Overall, the run was pretty amazing, if slightly less amazing than I'd hoped for.  I'd set out to break 50Km as a minimum, and had hoped to break 50 miles.  I managed the former, but lack of experience made the latter pretty much impossible.  Looking back, the preparation wasn't up to my normal standards, probably caused a bit by managing fear with an "ignorance is bliss" approach.  With a better map and a bit more preparation, I am confident that I could have reached Dursley in the nearly eight hours it took me to get to Wotton.  With a bit better refuelling strategy, I think I'd have managed the 46 mile point at Stroud.  But, it will take something more to get me through the longer distances, starting with a bit better support of my achilles.  The new shoes are now on the shelf and waiting for my short road season to end so I can give them a whirl.  After all, I've still got another 70 miles to go when I try again next year.  Add to that a bit more experience and a more positive attitude, and I've got a good chance of success.  Time to start planning!

Tired and happy to get the shoes off!

Saturday, 27 August 2011

Paris-Brest-Paris makes for an interesting distraction

First and foremost, no, I did not ride the PBP.

Why, then, does it make an appearance here?  Well, every now and then we get some inspiration from other people's crazy adventures, and this one appeared on my doorstep.  But how, one might ask, did a cycle race through Brittany get to my doorstep?  Last week, I got to spend some time with my Parisian colleagues.  Our Paris office is in an otherwise non-descript and fairly hum-drum business park in the southwestern suburbs of Paris.  The business park was also hosting the cyclists for the start and finish.  So, every morning the normally empty streets (it's August in Paris, so most people have been enjoying a holiday anywhere else!) were clogged with the few commuters as we eased around the road closures and bottlenecks put in place to protect the cyclists.  I expect they needed the protection, based on the one cyclist I saw gingerly approaching the finish with a neck brace on (either from an accident  or to keep his head up without using the tired neck muscles).

Crew / support vehicles covered every available part of the business park.

The PBP is 1200km long, and most riders finish in 3-4 days.  The riders ride all day, with their crew (volunteering friends or guilt-ridden family?) driving along in something suitable for providing a comfortable rest or at least carrying the tents.  I had the chance to talk to a couple of riders about their experience, and the overwhelming impression was "good right, thank goodness the weather was better than last year".  Apparently 4 days of wind and rain are enough to make these guys want to come back again.  This year, they were rewarded with a few sunny days to show off the northern French scenery.

It's great to see other endurance-junkies enjoying their sport.  They all looked shattered at the end, but the air of satisfaction provided a reminder that perseverance gets results.

Thursday, 4 August 2011

Bugatti 2011 - Yet again, a great evening!

Another August, another Bugatti 10K.  I wouldn't want it any other way.

This race is easily my favourite 10K road race ever.  For a start, it's in August, so the chances are pretty good that the evening will be warm.  Add to that a beer at the finish line (an excellent choice from Prescott Brewery this year), a great selection of small hills to sort out all those flat-track bullies, and a fun atmosphere with plenty of familiar faces, and the result is a cracking local race.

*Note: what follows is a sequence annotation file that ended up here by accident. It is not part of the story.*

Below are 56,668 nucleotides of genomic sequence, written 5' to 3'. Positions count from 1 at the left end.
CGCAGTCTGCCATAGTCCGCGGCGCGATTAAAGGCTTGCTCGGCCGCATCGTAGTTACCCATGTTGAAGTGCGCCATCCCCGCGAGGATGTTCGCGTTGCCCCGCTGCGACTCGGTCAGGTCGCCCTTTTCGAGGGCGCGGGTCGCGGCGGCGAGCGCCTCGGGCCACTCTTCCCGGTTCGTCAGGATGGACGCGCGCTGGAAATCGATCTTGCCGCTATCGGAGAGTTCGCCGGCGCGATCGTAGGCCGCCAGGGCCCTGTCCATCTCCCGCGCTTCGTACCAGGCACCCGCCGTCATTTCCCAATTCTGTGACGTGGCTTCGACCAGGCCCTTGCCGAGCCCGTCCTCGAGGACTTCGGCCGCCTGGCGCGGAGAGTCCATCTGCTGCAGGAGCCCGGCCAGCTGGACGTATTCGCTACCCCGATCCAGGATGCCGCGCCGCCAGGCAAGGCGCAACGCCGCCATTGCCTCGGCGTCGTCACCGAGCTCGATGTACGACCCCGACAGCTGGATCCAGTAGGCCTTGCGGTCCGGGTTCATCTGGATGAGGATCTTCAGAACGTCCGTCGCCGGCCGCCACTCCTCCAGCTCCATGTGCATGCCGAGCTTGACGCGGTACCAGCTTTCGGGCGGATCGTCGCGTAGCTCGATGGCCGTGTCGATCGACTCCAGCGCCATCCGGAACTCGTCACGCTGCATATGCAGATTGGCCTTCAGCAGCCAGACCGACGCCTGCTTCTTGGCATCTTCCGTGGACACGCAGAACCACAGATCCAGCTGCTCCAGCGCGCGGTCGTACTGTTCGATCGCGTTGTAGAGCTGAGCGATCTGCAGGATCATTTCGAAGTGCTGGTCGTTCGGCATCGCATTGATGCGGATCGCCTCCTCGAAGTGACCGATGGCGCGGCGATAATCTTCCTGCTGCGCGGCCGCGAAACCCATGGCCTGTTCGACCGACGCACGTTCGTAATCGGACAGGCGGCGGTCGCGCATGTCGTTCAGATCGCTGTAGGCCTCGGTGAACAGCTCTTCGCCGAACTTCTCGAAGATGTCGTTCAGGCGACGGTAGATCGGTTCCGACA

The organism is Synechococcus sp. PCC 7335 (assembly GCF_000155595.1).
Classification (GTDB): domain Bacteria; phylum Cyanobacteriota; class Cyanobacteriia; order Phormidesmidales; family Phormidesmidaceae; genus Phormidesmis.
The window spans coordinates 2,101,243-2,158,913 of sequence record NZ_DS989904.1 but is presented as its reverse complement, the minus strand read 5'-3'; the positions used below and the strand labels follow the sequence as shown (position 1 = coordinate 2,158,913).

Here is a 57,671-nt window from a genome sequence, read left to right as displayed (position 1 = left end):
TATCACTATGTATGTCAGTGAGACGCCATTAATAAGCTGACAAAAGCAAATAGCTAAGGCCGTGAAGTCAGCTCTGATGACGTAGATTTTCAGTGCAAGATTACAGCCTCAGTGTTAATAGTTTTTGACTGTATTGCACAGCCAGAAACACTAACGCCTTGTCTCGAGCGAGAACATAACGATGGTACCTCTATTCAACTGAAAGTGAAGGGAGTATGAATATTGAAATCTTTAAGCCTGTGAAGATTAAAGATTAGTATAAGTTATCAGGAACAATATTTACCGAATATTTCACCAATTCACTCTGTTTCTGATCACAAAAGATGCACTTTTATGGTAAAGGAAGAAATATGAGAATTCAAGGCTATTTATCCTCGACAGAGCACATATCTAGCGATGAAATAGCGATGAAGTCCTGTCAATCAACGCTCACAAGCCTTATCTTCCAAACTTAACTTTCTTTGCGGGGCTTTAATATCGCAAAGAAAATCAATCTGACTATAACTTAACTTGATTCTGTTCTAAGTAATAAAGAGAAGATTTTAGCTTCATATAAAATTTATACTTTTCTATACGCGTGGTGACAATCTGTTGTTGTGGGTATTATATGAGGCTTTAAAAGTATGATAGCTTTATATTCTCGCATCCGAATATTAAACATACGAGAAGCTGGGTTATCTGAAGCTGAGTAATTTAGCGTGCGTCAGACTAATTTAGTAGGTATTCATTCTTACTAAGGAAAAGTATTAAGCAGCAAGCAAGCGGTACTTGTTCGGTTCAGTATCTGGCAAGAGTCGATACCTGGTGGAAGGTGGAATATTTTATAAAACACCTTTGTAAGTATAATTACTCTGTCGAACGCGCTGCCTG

The 2011 edition brought a few changes from the past.  It seems there's a new publican at the Bugatti Inn, and he's not too keen on a load of smelly, sweaty runners mucking up his pub.  I can't imagine why, but there you go.  So, instead of finishing outside the pub and filling its beer garden with runners and supporters, we finished by the Village Hall.  There were still plenty of supporters grabbing a drink while we ran, so the pub probably had a pretty good time of it.

On the way down to the race, Nic and I enjoyed the warm weather (28C!) and wondered what we had left in the legs for the race.  We'd both put in quite a few trail miles in the previous few days, and it felt like the heat would play a big part in the race.  But, along the course there was just enough of a breeze, and our fortnight in sweaty Georgia had us ready for the heat.

We joined in the crowd for the start, with fewer EVRC runners than usual.  I looked around for someone to use as a pacer, and was very disappointed to find that I'd have to figure it out for myself.  I wasn't feeling particularly coordinated (again - what's the deal with evening races?!), so really didn't know how I'd run.  When the horn sounded, I just eased off and tried to keep at a 7/10 perceived effort.  The crowd surged forward, and runners shot off down the gently descending road.  It's an easy start to get carried away on, and I started to recognize a few faces that would normally be running a bit slower than the 7min/mi my watch was showing.  As usual, I enjoyed the first two miles of essentially flat running, holding back a little for the hills and concentrating on technique and turnover (speed had gone AWOL, so didn't really warrant any attention).

Mile four on this course is the one that causes mayhem.  The road starts to gently rise, and then the course turns and the rise becomes a proper small hill.  It's easy enough to power up if you shorten your stride, keep a high turnover, and breathe through it.  If you hit it at full speed and run like you're on the flat, then you're going to go backwards pretty fast.  Once the course tops out, there's a nice long and fast downhill to use to get the speed back up.  The rest of the course is nicely undulating, so any loss on the up can be more than recovered on the down.